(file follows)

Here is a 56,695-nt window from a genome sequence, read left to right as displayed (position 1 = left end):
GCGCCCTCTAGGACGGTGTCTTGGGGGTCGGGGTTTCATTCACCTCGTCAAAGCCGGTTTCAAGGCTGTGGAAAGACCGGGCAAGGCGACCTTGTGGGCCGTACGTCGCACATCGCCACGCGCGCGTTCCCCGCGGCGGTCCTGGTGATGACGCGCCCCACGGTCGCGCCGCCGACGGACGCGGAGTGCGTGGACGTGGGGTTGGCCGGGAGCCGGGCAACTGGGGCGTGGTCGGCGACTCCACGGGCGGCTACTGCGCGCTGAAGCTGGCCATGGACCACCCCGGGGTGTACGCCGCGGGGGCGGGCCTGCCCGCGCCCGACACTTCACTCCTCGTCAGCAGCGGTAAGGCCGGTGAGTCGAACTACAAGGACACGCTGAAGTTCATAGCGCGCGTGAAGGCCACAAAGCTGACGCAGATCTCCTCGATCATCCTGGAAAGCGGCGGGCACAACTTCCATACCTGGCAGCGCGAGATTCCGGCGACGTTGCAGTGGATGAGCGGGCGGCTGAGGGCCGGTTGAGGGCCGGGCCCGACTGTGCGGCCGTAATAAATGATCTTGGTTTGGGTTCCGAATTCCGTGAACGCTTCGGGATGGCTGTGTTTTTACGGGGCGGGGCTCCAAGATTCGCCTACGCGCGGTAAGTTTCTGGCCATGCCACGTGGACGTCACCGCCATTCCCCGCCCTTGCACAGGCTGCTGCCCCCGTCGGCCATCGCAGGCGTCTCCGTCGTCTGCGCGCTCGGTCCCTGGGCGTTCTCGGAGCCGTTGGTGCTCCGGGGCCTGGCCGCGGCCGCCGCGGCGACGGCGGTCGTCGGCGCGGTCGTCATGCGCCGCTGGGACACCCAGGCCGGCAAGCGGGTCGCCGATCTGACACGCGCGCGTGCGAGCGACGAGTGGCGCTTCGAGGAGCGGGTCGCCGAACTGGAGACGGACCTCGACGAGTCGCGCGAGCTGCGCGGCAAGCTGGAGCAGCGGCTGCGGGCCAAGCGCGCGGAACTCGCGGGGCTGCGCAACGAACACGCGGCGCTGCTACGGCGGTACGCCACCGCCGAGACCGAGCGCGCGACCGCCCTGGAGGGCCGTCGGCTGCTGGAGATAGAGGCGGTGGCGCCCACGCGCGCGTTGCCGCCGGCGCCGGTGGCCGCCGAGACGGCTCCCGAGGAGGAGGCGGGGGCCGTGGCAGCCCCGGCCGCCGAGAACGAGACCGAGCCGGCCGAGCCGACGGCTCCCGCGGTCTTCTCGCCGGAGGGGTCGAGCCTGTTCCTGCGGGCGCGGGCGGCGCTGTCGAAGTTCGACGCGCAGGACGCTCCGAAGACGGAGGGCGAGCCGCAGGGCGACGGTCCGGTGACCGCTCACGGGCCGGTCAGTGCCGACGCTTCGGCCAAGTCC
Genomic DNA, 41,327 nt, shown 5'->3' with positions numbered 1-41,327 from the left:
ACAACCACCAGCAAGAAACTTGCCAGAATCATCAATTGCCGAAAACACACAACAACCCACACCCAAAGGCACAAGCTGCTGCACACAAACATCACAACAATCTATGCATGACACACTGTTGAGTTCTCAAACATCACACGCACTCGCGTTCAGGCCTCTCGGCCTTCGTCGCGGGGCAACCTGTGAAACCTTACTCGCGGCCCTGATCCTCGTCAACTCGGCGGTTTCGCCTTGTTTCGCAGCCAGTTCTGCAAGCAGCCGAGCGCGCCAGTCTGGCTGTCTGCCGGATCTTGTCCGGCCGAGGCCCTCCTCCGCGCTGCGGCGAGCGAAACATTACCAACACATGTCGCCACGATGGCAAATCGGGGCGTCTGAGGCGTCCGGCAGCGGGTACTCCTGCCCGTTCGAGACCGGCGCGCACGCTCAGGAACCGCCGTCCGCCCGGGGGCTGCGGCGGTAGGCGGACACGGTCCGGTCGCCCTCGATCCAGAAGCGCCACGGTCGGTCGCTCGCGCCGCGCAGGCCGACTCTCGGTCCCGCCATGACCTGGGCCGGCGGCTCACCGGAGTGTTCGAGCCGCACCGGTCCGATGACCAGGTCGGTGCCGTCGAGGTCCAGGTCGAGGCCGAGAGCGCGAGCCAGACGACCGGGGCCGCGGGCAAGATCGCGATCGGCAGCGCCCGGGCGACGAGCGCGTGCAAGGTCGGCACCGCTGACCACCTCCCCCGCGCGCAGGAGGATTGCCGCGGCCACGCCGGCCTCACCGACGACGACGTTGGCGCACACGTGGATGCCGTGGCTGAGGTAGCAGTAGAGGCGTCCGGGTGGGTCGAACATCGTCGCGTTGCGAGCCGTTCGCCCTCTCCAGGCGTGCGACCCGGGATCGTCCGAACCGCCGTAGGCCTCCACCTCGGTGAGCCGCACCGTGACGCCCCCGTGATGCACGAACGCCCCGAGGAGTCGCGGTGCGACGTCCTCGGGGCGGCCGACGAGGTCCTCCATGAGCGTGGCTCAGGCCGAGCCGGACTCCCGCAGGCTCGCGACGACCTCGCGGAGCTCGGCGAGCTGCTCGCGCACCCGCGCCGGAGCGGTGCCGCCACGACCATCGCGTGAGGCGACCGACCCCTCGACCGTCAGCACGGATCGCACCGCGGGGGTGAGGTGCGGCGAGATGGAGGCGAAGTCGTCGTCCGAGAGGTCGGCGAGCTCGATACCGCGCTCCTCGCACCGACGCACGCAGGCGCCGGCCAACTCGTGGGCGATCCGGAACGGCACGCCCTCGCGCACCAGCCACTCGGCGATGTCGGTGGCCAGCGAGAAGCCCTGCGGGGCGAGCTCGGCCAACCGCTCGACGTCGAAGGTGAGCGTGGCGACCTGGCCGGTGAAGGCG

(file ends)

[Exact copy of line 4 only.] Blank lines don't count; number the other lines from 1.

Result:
ACAACCACCAGCAAGAAACTTGCCAGAATCATCAATTGCCGAAAACACACAACAACCCACACCCAAAGGCACAAGCTGCTGCACACAAACATCACAACAATCTATGCATGACACACTGTTGAGTTCTCAAACATCACACGCACTCGCGTTCAGGCCTCTCGGCCTTCGTCGCGGGGCAACCTGTGAAACCTTACTCGCGGCCCTGATCCTCGTCAACTCGGCGGTTTCGCCTTGTTTCGCAGCCAGTTCTGCAAGCAGCCGAGCGCGCCAGTCTGGCTGTCTGCCGGATCTTGTCCGGCCGAGGCCCTCCTCCGCGCTGCGGCGAGCGAAACATTACCAACACATGTCGCCACGATGGCAAATCGGGGCGTCTGAGGCGTCCGGCAGCGGGTACTCCTGCCCGTTCGAGACCGGCGCGCACGCTCAGGAACCGCCGTCCGCCCGGGGGCTGCGGCGGTAGGCGGACACGGTCCGGTCGCCCTCGATCCAGAAGCGCCACGGTCGGTCGCTCGCGCCGCGCAGGCCGACTCTCGGTCCCGCCATGACCTGGGCCGGCGGCTCACCGGAGTGTTCGAGCCGCACCGGTCCGATGACCAGGTCGGTGCCGTCGAGGTCCAGGTCGAGGCCGAGAGCGCGAGCCAGACGACCGGGGCCGCGGGCAAGATCGCGATCGGCAGCGCCCGGGCGACGAGCGCGTGCAAGGTCGGCACCGCTGACCACCTCCCCCGCGCGCAGGAGGATTGCCGCGGCCACGCCGGCCTCACCGACGACGACGTTGGCGCACACGTGGATGCCGTGGCTGAGGTAGCAGTAGAGGCGTCCGGGTGGGTCGAACATCGTCGCGTTGCGAGCCGTTCGCCCTCTCCAGGCGTGCGACCCGGGATCGTCCGAACCGCCGTAGGCCTCCACCTCGGTGAGCCGCACCGTGACGCCCCCGTGATGCACGAACGCCCCGAGGAGTCGCGGTGCGACGTCCTCGGGGCGGCCGACGAGGTCCTCCATGAGCGTGGCTCAGGCCGAGCCGGACTCCCGCAGGCTCGCGACGACCTCGCGGAGCTCGGCGAGCTGCTCGCGCACCCGCGCCGGAGCGGTGCCGCCACGACCATCGCGTGAGGCGACCGACCCCTCGACCGTCAGCACGGATCGCACCGCGGGGGTGAGGTGCGGCGAGATGGAGGCGAAGTCGTCGTCCGAGAGGTCGGCGAGCTCGATACCGCGCTCCTCGCACCGACGCACGCAGGCGCCGGCCAACTCGTGGGCGATCCGGAACGGCACGCCCTCGCGCACCAGCCACTCGGCGATGTCGGTGGCCAGCGAGAAGCCCTGCGGGGCGAGCTCGGCCAACCGCTCGACGTCGAAGGTGAGCGTGGCGACCTGGCCGGTGAAGGCG